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Russia Raises Stakes In Nuclear Weapon Showdown With U.S.

A redeployment of Russian missiles to Kaliningrad and the Western borders could be a response to reports of U.S. nuclear bombs arriving at a German air force base.

B-61 nuclear bombs on a bomb cart
B-61 nuclear bombs on a bomb cart
Pavel Tarasenko, Elena Chernenko and Ivan Safronov

MOSCOW — Russia is now considering the redeployment of missiles westward in reaction to U.S. plans to place new nuclear bombs at Germany's Büchel Air Base, Russian military sources tell Kommersant.

The source said Moscow may move its Iskander-M missile system to Kaliningrad, the Russian enclave between Poland and Lithuania, and relocate its Tu-22M3 bombers to the western borders of Russia.

Moscow will undertake "a detailed analysis of the potential threats," before deciding to carry out the missile deployment, the source said.

This follows German TV reports on how the U.S. intends to place 20 of the latest B61-12 bombs at the German Air Force base of Büchel. They are more accurate than their predecessors and can be used on all types of aircraft carriers, from B52s to F15s.

Vladimir Putin's spokesman, Dmitry Peskov, has warned that such a move would increase tension in Europe, disrupt the continent's strategic balance and force Russia into taking "appropriate countermeasures."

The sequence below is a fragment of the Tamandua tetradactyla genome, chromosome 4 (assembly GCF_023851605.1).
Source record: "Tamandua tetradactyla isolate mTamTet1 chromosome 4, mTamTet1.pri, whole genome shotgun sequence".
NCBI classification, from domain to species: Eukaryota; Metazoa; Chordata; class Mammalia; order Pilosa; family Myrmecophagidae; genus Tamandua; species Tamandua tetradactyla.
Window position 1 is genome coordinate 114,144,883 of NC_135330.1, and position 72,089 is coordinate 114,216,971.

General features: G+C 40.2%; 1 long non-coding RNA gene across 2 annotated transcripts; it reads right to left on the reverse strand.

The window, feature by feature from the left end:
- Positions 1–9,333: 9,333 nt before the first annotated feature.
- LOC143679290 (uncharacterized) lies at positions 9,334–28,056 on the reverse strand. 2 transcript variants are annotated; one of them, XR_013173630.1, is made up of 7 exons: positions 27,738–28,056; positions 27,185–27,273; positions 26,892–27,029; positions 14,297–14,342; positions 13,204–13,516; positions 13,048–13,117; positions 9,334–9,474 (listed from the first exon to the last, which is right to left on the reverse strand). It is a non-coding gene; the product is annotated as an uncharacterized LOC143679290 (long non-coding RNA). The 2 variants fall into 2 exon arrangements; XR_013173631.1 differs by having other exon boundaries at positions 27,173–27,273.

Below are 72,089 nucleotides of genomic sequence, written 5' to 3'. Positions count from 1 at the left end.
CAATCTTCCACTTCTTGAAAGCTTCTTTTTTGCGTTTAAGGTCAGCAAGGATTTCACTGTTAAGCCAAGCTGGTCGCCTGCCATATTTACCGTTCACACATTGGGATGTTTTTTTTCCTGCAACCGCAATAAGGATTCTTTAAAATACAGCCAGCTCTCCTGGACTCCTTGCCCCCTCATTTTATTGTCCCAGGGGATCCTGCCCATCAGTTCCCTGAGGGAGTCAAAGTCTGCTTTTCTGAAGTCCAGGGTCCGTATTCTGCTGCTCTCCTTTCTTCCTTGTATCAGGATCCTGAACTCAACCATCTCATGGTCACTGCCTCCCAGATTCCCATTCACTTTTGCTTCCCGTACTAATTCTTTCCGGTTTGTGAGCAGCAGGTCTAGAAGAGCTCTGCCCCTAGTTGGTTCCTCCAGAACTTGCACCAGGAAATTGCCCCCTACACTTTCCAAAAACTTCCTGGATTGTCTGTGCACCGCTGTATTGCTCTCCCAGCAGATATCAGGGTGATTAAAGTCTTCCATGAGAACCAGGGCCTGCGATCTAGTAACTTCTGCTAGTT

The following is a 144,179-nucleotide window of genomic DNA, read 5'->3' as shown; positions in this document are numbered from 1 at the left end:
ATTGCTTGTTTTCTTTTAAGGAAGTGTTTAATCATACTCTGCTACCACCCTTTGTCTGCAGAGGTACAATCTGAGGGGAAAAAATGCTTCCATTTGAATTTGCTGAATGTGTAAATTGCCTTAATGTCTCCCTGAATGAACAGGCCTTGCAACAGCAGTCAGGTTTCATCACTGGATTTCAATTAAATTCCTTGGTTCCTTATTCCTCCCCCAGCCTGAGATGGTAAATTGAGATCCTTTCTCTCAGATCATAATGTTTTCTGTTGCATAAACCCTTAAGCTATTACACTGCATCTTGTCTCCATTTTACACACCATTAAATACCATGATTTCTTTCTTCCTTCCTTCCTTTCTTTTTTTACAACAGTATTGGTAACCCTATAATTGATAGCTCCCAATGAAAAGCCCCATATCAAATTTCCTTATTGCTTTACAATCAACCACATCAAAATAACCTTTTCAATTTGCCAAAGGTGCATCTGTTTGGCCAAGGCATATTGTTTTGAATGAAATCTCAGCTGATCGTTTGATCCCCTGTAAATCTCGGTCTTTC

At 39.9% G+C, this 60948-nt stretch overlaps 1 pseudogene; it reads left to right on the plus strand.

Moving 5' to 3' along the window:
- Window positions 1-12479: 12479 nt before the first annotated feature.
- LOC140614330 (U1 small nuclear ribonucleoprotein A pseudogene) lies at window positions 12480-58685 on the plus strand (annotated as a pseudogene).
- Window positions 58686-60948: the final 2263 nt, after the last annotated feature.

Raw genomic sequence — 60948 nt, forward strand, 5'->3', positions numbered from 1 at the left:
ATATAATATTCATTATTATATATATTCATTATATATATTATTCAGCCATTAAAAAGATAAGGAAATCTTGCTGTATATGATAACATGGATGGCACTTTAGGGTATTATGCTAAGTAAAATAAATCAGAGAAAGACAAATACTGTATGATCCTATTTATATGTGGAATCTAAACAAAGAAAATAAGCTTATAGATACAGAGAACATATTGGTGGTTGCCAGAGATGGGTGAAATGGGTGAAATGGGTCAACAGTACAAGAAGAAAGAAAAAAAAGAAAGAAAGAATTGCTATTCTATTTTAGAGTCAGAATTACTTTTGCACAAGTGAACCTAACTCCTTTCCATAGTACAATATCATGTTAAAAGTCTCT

More teeth

A German diplomatic source told Kommersant that the U.S. move was "not about placing new weapons, but extending and preserving the previous arsenals stationed in Germany under current NATO terms," adding that there was "absolutely no new target" for these weapons.

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Iskander M missiles test-launch — Photo: Times ASL

William Stephens, the spokesman for the U.S. embassy in Moscow, told Kommersant that the placement of American nuclear weapons on the territory of another NATO country "fully complies with the nuclear non-proliferation treaty and the weapons will remain under the full control of the U.S."

He said this had been discussed in depth at the end of the latest NPT talks which Moscow did not object to. Stevens added that according to the U.S. nuclear review of 2010, extending the life of existing weapons allows the country not to resort to developing new ones — and that Washington continues to maintain its commitments to nuclear disarmament, having reduced its stock of non-strategic nuclear weapons by more than 90% since 1991.

Russian authorities firmly disagree. Foreign ministry spokeswoman Maria Zakharova pointed out that in the 1990s, Russia reduced its non-strategic nuclear weapons four-fold while the Americans continued to modernize their nuclear arsenal and the European members of NATO did likewise with their aircraft and carriers.

Such a difference in the positions of Russia and the United States is not surprising, since nuclear weapons are not controlled by any international agreements (as opposed to strategic weapons). The two countries have no choice but to rely on the good faith of one another.

Duma defense committee head Vladimir Komoyedov said the Kremlin does not want the Pentagon's move to go unanswered. However, the deputy head of Foreign Affairs committee, Leonid Kalashnikov, told Kommersant that Russia should take a more drastic measure and pull out of the Intermediate-Range Nuclear Forces Treaty, signed in 1987 by Ronald Reagan and Mikhail Gorbachev.

"If we continue to portray ourselves as toothless and only send out a couple of Iskanders, then nothing will change," Kalashnikov said, adding that the Strategic Offensive Reductions Treaty (SORT) should be frozen. "Only if we take decisive steps will they come back to the negotiating table."

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